*Please forgive me if this is an inaccurate translation of her name. I have seen her called “Misawa Teiko” in many English sources, though none had the original kanji for her name. In Japanese, I could only find her name written as seen her name as “天為子”. My translation dictionaries have told me this would be read as “Amaiko”… which I’m not sure I trust. Knowing the various readings of the Kanji, I could certainly see it being read as “Teiko”. So….. that’s what I went with. However, I apologize if it’s inaccurate – I had to make my best guess!
3. Similar Duel Hitokiri and Non-Hitokiri Mannerisms
Kawakami Gensai was said to be a very polite and gentle person, but with the capacity to kill people without mercy or hesitation. This is reminiscent of Himura’s natural persona, which is extremely humble and gentle, versus his “Hitokiri” persona, which is more calculating, cruel, violent, and methodically cold. Many would also attest to the rapid change in Gensai’s nature when he drew his sword, which is once again, similar to Kenshin.
4. Wanted Dead
At different points in both Gensai’s and Kenshin’s lives it was said they “could not sleep on a pillow”. Essentially this was because others wanted them dead. For Kenshin, this occurred during the Boshin War. Meanwhile, the phrase was used to describe Gensai reportedly by Sanetomi Sanjo (三条 実美), an imperial court noble, post the Meiji Restoration who likely knew of Gensai’s unpopularity within the new Meiji government.
5. Sentenced to be executed
A final… uh “similarity” (if you can call it that) can be made in the 3rd live action movie as well. In the 3rd movie, the government calls for Kenshin’s execution by beheading on trumped up, unfair charges. Though this does not happen, Gensai’s life did come to an end by beheading on the order of the government. He was executed on January 13, 1872 at the age of 37. Not really a ‘happy’ similarity, but one that can be made regardless.
Furthermore, Gensai’s execution was ordered on the suspicion that he housed and hid a fugitive. The fugitive in question was Gentaro Dairaku (大楽 源太郎) who was involved in the assassination of Masujiro Omura (大村 益次郎). Notably though, the likelihood that Gensai was heavily involved with this was low. Rather, it is more likely that government officials used this as an excuse to eliminate him. The possibly unfair circumstances of his execution as well as the circumstances of Kenshin’s ordered execution further stand as evidence of their similarities.
What are the primary differences between Kawakami Gensai and Himura Kenshin?
There are many similarities between Kawakami Gensai and Himura Kenshin (trust me, I could go on and on). However, there are a number of differences. As such, I do want to highlight a few of the most notable ones. These delineate some of the more ‘fantastical elements’ of Kenshin’s story from Gensai’s life. As a result, they create a more full and clearer picture of who Gensai was as an actual person.
1. Confirmed Kill Count
Perhaps the most interesting distinction between the two that I could find was the fact that Gensai actually only has one confirmed kill, that of Sakuma Shozan (佐久間 象山), even though he is said to be quite the prolific assassin.
In contrast, Kenshin is seen killing numerous people on multiple occasions throughout the series, which is very different from ‘rumors’. That said, the mark of an assassin that is good at their job is one who doesn’t get caught though. Thus we can guess that just because Gensai’s confirmed kills don’t match Kenshin’s, whatever his grand total was is likely nothing to scoff at either.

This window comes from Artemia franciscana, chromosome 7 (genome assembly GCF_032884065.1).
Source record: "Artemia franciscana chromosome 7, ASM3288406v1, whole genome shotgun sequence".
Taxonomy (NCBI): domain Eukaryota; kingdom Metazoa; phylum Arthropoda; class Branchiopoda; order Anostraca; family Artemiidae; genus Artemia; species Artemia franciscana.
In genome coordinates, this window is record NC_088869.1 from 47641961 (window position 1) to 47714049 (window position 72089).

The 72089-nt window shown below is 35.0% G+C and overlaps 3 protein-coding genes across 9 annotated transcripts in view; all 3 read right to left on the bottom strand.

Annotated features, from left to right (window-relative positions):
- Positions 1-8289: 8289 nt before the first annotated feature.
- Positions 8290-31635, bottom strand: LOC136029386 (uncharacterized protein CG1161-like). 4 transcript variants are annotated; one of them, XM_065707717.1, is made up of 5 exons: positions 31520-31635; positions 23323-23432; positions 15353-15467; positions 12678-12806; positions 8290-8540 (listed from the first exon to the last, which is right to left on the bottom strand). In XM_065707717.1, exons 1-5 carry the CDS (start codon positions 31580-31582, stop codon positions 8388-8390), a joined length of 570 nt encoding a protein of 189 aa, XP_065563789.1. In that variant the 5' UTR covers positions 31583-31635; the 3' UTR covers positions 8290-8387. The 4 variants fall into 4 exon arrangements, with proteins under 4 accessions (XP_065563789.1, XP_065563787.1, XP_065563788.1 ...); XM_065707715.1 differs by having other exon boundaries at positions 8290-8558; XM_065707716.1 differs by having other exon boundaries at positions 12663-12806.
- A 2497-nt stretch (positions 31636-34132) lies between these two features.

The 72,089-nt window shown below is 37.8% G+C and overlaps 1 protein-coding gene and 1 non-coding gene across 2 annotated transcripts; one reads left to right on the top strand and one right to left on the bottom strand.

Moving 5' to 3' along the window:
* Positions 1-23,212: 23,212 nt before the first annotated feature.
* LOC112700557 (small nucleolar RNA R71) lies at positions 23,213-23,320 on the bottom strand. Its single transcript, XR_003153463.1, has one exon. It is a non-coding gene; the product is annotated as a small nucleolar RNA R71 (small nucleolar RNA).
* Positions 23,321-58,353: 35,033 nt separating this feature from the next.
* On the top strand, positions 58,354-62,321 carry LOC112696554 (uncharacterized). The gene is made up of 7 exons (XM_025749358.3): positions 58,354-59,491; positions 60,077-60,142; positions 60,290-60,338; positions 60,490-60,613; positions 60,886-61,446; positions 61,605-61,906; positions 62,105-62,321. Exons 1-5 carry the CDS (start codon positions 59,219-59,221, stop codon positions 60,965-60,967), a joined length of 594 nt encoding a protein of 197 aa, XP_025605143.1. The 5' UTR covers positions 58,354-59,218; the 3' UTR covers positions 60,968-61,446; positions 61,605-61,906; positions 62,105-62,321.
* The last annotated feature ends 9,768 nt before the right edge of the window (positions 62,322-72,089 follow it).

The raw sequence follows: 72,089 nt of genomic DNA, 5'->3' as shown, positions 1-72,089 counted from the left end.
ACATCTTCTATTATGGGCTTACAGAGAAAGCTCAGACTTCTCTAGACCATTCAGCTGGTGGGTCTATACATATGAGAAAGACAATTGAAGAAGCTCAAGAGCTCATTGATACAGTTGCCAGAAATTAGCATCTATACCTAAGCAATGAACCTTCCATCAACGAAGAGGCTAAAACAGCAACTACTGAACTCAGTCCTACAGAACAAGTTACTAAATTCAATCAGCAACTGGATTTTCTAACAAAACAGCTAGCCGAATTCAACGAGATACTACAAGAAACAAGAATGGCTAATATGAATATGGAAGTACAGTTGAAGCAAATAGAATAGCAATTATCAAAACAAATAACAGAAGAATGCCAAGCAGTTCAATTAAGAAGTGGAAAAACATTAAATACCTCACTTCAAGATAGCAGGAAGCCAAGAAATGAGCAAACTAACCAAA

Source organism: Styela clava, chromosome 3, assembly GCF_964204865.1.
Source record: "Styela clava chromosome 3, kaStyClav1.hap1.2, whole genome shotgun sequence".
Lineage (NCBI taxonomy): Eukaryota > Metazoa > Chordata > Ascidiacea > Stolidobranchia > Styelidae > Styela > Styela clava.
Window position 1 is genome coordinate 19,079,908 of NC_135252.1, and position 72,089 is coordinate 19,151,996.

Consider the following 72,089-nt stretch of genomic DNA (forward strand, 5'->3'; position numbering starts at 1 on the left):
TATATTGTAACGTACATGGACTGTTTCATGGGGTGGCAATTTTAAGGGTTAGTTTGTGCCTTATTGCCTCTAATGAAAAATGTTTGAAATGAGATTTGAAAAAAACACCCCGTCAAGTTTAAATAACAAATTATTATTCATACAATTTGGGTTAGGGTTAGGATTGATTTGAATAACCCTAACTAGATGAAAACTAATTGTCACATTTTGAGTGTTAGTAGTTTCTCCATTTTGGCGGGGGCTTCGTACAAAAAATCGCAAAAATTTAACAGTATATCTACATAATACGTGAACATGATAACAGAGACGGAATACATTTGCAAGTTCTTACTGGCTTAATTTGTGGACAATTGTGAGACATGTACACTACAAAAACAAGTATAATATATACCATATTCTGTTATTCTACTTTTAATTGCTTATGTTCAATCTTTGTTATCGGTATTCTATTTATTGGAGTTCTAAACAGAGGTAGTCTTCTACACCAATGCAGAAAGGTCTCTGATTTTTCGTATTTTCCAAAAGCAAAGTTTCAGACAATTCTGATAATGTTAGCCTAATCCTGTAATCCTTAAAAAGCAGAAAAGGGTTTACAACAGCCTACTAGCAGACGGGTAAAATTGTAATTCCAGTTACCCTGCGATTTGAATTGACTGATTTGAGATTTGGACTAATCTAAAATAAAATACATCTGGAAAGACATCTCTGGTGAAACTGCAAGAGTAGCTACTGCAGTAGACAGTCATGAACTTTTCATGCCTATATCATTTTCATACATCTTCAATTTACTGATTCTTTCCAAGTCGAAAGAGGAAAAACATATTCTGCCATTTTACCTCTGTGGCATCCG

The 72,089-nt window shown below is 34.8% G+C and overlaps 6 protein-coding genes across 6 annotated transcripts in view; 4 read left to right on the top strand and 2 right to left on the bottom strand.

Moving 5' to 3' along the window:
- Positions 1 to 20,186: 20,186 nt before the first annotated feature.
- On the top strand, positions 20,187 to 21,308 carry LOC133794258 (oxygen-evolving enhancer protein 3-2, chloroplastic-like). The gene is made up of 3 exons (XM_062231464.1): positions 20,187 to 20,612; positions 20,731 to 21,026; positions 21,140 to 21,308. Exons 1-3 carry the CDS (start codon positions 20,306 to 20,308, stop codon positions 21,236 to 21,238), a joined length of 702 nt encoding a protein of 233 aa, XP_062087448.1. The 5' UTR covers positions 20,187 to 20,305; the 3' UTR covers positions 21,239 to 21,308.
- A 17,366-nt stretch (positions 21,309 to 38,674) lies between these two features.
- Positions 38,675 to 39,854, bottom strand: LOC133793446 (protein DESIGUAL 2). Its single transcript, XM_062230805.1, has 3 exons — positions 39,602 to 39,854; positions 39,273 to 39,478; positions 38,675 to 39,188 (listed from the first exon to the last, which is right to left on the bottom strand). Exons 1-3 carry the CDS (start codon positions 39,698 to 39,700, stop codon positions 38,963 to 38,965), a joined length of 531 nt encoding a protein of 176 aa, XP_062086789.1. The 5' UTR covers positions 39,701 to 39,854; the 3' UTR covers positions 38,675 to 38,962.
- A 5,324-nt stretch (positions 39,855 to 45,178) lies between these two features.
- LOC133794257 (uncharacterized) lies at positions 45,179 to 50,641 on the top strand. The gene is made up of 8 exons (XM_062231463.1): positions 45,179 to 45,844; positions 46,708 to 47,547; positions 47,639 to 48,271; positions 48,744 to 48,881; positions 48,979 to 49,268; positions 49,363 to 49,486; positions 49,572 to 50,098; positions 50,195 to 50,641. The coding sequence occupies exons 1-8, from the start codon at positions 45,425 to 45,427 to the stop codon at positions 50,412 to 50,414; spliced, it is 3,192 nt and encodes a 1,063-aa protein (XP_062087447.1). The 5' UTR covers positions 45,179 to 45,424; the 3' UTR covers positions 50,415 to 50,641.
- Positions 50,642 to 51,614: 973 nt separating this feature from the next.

Additionally, if your only confirmed kill is Shozan Sakuma, well, that’s still incredibly notable. Shozan was an incredible Japanese scholar, the first to create a seismometer in Japan, and the man who coined the phrase “Wakon Yousai” (和魂洋才) or “Japanese Spirit with Western Learning/Technology”. This was an incredibly revolutionary way of thinking during the time. For that reason, his assassination sent a very loud message. And it was done in broad daylight. Talk about ruthless.
2. The Battle of Toba Fushimi and the Ikedaya Incident
Another difference can be seen in the first live action Rurouni Kenshin film in the first scene (sourced from the manga). In this scene, Kenshin fights during the Battle of Toba Fushimi (鳥羽・伏見の戦い) in Kyoto (京都), the turning point of the Boshin War. Ironically, Gensai didn’t only not fight in this battle, he was actually imprisoned at the time.
Kenshin can also be seen in the live action films as being present during the Ikedaya Incident (池田屋事件), along with Saito Hajime (斎藤 一), a member of the Shinsengumi (新選組). However, there is no record of Gensai being present for this event. However, one of his mentors, Teizo Miyabe, was and he committed suicide during the attack.
As a side note, the real Saito Hajime was confirmed to be present at the Ikedaya Incident. But he was not there at the onset. He arrived later than most of his fellow Shinsengumi members. This marks another difference between what was portrayed in the films and what happened in real life.
3. Differing Motivations
Perhaps the most stark difference between the two is that Gensai seems to have been very politically charged throughout his life, unlike Kenshin. Kenshin’s motivations to fight on behalf of the emperor were more so the result of his altruism and the idealism of his youth. After the war, Kenshin pursued a more pacifistic lifestyle. In a sense, he would often prefer to only get involved to “preserve the new era” or prevent the lives lost during the war from being wasted.